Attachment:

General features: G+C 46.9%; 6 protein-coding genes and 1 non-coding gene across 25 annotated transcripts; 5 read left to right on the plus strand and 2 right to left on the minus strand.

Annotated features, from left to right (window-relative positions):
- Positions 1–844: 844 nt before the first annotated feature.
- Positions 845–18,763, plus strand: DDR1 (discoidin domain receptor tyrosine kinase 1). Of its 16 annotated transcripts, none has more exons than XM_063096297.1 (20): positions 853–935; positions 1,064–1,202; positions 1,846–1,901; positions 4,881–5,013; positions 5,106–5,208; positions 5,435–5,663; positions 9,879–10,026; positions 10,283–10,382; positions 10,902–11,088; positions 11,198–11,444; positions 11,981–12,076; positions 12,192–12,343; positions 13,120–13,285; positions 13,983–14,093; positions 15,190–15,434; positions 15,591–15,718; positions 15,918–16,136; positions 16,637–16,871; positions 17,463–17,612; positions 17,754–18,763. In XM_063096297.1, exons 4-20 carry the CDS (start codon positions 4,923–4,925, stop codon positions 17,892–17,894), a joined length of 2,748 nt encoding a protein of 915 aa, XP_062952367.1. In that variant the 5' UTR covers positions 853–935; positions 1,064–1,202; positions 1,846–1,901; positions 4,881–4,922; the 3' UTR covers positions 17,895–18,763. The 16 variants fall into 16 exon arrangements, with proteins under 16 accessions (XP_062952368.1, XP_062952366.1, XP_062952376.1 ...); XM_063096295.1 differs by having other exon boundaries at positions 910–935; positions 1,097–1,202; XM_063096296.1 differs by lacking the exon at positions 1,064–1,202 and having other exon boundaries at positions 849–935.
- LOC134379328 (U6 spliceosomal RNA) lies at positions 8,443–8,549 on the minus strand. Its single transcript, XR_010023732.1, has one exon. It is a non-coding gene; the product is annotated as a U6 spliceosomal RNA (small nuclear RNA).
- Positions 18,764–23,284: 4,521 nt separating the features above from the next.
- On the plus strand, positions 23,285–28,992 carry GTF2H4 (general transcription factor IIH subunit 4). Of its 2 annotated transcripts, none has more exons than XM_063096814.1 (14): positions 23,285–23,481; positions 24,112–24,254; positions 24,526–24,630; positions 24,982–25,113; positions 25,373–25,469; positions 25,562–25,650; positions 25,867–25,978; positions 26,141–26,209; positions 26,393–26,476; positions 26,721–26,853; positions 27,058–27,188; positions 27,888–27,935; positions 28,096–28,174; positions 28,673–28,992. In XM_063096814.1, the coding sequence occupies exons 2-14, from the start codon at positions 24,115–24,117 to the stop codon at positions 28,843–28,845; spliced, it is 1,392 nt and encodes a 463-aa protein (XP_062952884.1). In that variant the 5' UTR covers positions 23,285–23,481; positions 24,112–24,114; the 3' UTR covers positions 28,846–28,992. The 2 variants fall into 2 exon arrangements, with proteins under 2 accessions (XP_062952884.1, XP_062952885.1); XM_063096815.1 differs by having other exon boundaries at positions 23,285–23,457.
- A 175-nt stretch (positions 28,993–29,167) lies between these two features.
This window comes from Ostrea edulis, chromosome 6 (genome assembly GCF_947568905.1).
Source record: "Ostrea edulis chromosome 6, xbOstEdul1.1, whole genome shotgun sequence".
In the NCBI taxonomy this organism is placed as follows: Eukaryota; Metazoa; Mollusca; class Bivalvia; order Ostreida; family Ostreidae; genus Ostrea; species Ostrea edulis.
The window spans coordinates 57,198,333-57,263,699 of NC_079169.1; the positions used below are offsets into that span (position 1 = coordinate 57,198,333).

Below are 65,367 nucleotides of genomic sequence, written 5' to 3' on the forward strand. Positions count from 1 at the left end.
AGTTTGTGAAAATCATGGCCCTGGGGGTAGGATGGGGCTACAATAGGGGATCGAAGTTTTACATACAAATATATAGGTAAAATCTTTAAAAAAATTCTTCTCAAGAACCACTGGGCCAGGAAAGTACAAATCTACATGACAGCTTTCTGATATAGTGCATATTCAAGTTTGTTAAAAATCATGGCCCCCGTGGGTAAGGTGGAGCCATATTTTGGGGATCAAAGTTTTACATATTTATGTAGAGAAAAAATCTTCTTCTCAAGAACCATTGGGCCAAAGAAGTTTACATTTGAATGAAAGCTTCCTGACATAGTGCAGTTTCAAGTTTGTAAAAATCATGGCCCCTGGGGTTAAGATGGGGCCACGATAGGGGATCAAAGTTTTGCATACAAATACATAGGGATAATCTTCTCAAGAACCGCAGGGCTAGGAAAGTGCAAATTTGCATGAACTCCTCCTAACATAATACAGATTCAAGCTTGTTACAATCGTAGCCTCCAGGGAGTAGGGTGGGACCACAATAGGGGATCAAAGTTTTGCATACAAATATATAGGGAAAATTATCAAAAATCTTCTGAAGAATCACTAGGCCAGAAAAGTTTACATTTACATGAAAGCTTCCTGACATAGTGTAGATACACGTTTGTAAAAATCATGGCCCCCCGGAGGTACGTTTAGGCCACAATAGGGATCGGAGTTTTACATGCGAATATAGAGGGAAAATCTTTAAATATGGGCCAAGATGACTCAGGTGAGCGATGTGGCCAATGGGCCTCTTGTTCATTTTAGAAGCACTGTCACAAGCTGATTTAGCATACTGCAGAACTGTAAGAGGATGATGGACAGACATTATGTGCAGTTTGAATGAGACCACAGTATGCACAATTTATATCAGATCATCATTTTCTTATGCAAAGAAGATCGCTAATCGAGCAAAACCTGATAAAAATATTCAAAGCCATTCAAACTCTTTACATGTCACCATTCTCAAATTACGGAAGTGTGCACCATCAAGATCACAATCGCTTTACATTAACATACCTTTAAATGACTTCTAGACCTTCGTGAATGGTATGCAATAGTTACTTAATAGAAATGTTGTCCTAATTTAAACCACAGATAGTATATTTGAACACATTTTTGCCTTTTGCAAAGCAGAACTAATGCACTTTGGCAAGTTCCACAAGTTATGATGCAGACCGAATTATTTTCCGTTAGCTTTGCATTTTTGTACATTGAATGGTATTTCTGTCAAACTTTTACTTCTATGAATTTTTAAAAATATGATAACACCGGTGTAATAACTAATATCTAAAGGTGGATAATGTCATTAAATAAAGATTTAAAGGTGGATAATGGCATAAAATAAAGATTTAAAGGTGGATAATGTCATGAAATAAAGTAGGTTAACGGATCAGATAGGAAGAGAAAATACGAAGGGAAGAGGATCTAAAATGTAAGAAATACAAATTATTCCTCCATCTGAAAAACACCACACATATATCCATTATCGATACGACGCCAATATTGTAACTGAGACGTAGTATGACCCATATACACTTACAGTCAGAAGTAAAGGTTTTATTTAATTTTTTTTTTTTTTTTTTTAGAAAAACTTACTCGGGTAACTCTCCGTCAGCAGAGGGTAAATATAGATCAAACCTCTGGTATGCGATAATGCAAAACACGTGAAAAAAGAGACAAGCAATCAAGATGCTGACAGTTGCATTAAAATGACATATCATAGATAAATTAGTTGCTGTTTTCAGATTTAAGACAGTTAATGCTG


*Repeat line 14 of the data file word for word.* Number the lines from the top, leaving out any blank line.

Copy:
AGTTTGTGAAAATCATGGCCCTGGGGGTAGGATGGGGCTACAATAGGGGATCGAAGTTTTACATACAAATATATAGGTAAAATCTTTAAAAAAATTCTTCTCAAGAACCACTGGGCCAGGAAAGTACAAATCTACATGACAGCTTTCTGATATAGTGCATATTCAAGTTTGTTAAAAATCATGGCCCCCGTGGGTAAGGTGGAGCCATATTTTGGGGATCAAAGTTTTACATATTTATGTAGAGAAAAAATCTTCTTCTCAAGAACCATTGGGCCAAAGAAGTTTACATTTGAATGAAAGCTTCCTGACATAGTGCAGTTTCAAGTTTGTAAAAATCATGGCCCCTGGGGTTAAGATGGGGCCACGATAGGGGATCAAAGTTTTGCATACAAATACATAGGGATAATCTTCTCAAGAACCGCAGGGCTAGGAAAGTGCAAATTTGCATGAACTCCTCCTAACATAATACAGATTCAAGCTTGTTACAATCGTAGCCTCCAGGGAGTAGGGTGGGACCACAATAGGGGATCAAAGTTTTGCATACAAATATATAGGGAAAATTATCAAAAATCTTCTGAAGAATCACTAGGCCAGAAAAGTTTACATTTACATGAAAGCTTCCTGACATAGTGTAGATACACGTTTGTAAAAATCATGGCCCCCCGGAGGTACGTTTAGGCCACAATAGGGATCGGAGTTTTACATGCGAATATAGAGGGAAAATCTTTAAATATGGGCCAAGATGACTCAGGTGAGCGATGTGGCCAATGGGCCTCTTGTTCATTTTAGAAGCACTGTCACAAGCTGATTTAGCATACTGCAGAACTGTAAGAGGATGATGGACAGACATTATGTGCAGTTTGAATGAGACCACAGTATGCACAATTTATATCAGATCATCATTTTCTTATGCAAAGAAGATCGCTAATCGAGCAAAACCTGATAAAAATATTCAAAGCCATTCAAACTCTTTACATGTCACCATTCTCAAATTACGGAAGTGTGCACCATCAAGATCACAATCGCTTTACATTAACATACCTTTAAATGACTTCTAGACCTTCGTGAATGGTATGCAATAGTTACTTAATAGAAATGTTGTCCTAATTTAAACCACAGATAGTATATTTGAACACATTTTTGCCTTTTGCAAAGCAGAACTAATGCACTTTGGCAAGTTCCACAAGTTATGATGCAGACCGAATTATTTTCCGTTAGCTTTGCATTTTTGTACATTGAATGGTATTTCTGTCAAACTTTTACTTCTATGAATTTTTAAAAATATGATAACACCGGTGTAATAACTAATATCTAAAGGTGGATAATGTCATTAAATAAAGATTTAAAGGTGGATAATGGCATAAAATAAAGATTTAAAGGTGGATAATGTCATGAAATAAAGTAGGTTAACGGATCAGATAGGAAGAGAAAATACGAAGGGAAGAGGATCTAAAATGTAAGAAATACAAATTATTCCTCCATCTGAAAAACACCACACATATATCCATTATCGATACGACGCCAATATTGTAACTGAGACGTAGTATGACCCATATACACTTACAGTCAGAAGTAAAGGTTTTATTTAATTTTTTTTTTTTTTTTTTTAGAAAAACTTACTCGGGTAACTCTCCGTCAGCAGAGGGTAAATATAGATCAAACCTCTGGTATGCGATAATGCAAAACACGTGAAAAAAGAGACAAGCAATCAAGATGCTGACAGTTGCATTAAAATGACATATCATAGATAAATTAGTTGCTGTTTTCAGATTTAAGACAGTTAATGCTG